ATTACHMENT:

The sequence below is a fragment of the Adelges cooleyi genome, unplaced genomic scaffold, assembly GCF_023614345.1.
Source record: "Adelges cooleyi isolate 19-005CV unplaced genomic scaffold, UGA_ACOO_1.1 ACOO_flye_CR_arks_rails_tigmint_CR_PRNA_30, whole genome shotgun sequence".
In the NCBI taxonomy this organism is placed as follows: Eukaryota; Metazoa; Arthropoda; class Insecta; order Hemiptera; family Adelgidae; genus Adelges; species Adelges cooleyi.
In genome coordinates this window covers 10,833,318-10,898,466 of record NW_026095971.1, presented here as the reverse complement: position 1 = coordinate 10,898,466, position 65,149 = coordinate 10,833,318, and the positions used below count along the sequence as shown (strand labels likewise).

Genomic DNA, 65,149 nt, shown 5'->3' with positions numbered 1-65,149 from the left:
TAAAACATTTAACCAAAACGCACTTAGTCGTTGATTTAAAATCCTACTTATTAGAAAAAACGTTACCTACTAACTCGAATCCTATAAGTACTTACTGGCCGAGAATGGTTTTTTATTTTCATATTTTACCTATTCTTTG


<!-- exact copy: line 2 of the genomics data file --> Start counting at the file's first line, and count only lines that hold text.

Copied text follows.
Source record: "Adelges cooleyi isolate 19-005CV unplaced genomic scaffold, UGA_ACOO_1.1 ACOO_flye_CR_arks_rails_tigmint_CR_PRNA_30, whole genome shotgun sequence".